Americans have been following the visit of Pope Francis with gusto – most from a distance.
At a watch party for the pope’s speech on Thursday morning with activists in Dallas who hope the pontiff’s message spurs people to action.
On the corner of Taylor Street and South Malcolm X, there’s a place called Life in Deep Ellum – it’s kind of new age Christian mashup of church sanctuary, art gallery and coffee shop.
“He’s amazing, I’m in love with him,” said Elizabeth Villafranca. She’s Catholic, and she came to Life in Deep Ellum to watch the Pope Francis address Congress – projected on a big screen in the cafe. She’s enamored of Francis’s frank talk about being active in fixing the world around you. It’s the core message of Christianity, she says: help those less fortunate than you.
“He’s not making anything new up, he’s not changing the creed, he’s not changing the gospels,” Villafranca said. “He’s simply reminding us what the gospels say and what we should be willing to do if we want to be followers of Christ.”
That same idea motivates the group organizing this watch party. Faith in Texas is what it’s called – and Lydia Bean is the executive director.
“At Faith in Texas, we’re focused on fixing broken systems, and in theological language, we call it systemic sin,” she said. “Sin is individual, but it can also be collective it can also be systemic.”
The organization wants faith communities to mobilize around education, policing, mass incarceration and predatory lending. Reverend Edwin Robinson says it’s about becoming active, just like the pope.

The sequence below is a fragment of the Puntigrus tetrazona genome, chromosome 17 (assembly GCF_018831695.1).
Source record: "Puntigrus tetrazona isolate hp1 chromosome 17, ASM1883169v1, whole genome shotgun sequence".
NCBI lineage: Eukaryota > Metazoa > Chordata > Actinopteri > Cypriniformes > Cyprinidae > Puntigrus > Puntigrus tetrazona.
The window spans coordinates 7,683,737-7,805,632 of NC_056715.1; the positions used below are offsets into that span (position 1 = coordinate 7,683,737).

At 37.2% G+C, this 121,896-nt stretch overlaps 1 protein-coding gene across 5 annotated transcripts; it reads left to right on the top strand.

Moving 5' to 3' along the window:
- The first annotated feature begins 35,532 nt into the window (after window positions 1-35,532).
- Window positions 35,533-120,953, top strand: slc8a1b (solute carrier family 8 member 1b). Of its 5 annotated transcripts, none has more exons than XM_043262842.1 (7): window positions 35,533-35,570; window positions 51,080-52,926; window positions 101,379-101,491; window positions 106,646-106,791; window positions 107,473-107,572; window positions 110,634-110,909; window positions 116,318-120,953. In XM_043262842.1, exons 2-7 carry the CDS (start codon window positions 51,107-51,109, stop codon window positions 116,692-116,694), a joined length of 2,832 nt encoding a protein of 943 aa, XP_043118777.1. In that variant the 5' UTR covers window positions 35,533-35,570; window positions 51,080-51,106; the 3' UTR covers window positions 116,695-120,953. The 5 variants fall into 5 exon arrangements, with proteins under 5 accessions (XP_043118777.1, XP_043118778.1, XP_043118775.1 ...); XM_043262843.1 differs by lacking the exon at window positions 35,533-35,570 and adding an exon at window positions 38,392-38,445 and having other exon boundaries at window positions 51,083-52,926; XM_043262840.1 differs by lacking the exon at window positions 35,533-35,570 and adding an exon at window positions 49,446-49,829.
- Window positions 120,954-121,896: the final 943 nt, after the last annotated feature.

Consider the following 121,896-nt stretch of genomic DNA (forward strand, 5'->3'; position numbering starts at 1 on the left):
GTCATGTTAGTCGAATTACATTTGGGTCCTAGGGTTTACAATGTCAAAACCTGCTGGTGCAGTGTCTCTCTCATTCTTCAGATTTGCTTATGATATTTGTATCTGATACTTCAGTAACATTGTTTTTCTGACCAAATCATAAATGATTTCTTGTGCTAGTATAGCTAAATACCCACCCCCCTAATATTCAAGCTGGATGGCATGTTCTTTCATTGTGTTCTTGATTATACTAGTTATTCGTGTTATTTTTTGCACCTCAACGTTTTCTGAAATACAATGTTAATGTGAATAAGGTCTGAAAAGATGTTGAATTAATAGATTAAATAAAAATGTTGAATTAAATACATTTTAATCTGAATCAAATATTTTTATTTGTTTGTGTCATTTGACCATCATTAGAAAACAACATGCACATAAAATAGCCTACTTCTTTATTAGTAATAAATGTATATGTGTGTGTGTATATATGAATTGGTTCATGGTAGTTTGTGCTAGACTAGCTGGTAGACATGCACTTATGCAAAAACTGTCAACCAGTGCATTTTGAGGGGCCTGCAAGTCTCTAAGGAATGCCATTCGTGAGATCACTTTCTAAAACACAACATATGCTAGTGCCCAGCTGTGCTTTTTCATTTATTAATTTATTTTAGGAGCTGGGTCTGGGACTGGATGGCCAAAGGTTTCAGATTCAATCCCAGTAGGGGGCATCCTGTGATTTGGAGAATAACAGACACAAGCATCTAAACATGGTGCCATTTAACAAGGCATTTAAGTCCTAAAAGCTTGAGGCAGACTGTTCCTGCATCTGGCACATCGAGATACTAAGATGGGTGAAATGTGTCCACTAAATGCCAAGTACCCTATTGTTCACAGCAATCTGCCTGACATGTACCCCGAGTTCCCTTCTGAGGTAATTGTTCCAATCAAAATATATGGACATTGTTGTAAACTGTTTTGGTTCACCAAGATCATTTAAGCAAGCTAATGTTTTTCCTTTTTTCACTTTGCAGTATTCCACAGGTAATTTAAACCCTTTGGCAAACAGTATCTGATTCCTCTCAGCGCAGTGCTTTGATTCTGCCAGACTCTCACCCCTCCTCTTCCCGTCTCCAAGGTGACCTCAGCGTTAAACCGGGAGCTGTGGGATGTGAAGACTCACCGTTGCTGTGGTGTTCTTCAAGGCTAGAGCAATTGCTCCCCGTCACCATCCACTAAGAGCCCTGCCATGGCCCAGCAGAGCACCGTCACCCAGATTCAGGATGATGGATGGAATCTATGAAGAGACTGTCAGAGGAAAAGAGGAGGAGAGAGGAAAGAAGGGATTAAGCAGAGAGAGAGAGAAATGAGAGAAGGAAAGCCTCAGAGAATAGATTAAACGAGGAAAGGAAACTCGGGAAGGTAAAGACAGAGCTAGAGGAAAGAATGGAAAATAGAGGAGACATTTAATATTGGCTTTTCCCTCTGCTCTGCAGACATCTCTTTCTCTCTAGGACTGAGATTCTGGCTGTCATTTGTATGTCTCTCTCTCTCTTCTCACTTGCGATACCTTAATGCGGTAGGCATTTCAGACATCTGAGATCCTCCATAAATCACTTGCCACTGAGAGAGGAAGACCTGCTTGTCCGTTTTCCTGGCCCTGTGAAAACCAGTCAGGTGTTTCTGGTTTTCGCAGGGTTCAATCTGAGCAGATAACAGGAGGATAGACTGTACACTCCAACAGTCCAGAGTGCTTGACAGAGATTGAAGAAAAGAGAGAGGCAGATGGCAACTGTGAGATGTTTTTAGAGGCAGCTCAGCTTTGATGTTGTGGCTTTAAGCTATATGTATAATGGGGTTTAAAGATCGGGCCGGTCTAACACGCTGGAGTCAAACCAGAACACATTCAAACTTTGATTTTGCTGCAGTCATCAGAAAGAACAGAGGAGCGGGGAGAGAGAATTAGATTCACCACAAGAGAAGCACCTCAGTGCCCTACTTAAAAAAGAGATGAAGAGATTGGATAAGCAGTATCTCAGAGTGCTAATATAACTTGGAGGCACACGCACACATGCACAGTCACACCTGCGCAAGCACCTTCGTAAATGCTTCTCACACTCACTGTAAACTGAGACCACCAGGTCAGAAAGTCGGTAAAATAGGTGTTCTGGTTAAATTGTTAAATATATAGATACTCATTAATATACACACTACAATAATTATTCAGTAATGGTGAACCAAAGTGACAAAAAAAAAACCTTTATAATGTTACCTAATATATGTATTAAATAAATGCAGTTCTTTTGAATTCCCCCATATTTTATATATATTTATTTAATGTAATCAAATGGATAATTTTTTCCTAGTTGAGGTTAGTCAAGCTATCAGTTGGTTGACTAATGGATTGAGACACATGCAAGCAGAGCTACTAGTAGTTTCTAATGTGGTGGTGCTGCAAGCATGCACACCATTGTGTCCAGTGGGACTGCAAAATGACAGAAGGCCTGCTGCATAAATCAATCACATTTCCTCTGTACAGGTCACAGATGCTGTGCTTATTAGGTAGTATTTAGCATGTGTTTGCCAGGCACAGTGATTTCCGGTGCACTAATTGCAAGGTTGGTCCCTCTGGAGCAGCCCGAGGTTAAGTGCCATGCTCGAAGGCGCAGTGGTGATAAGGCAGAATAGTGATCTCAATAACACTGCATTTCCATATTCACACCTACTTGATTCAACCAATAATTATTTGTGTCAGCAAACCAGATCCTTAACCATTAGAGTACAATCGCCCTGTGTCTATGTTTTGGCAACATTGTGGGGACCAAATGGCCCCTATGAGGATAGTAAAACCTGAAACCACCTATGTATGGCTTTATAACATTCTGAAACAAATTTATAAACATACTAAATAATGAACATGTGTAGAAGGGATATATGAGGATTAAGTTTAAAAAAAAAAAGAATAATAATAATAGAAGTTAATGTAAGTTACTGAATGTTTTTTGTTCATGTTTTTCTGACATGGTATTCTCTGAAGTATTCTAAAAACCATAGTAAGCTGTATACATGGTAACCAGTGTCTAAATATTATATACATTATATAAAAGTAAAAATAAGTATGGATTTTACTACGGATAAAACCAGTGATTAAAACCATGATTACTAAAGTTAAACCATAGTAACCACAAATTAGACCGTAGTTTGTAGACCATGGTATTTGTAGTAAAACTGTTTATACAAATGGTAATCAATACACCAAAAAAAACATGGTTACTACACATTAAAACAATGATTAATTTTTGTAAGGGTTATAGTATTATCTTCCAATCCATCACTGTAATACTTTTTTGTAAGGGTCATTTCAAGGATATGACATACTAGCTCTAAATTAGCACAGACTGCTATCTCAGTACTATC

“We have seen faith traditions sort of all across the world working in this charity capacity,” Robinson said. “And now all of a sudden you see this pope who says yes we’re going to do charity but we’re going to interject ourselves into issues of justice, and issues of politics.”
Once Pope Francis started speaking, everyone in the room was riveted.
Francis exhorted America’s leaders to value human life, and defend the dignity of all people. In Deep Ellum, the biggest response came when he called himself the son of immigrants. After the speech Liz Magallanas said seeing the first Latino pope address Congress was exciting. She’s Catholic, and the daughter of undocumented immigrants, and liked “about how we as a nation, as a developed nation, have that duty to help those that are coming in and remember our very roots. The fact that we are a nation of immigrants and we’ve always been the backbone of this nation.”
Faith in Texas isn’t done with the pope, either – it’s planning a rally at the Dallas County Jail on Saturday, one day before the pontiff visits a jail in Pennsylvania.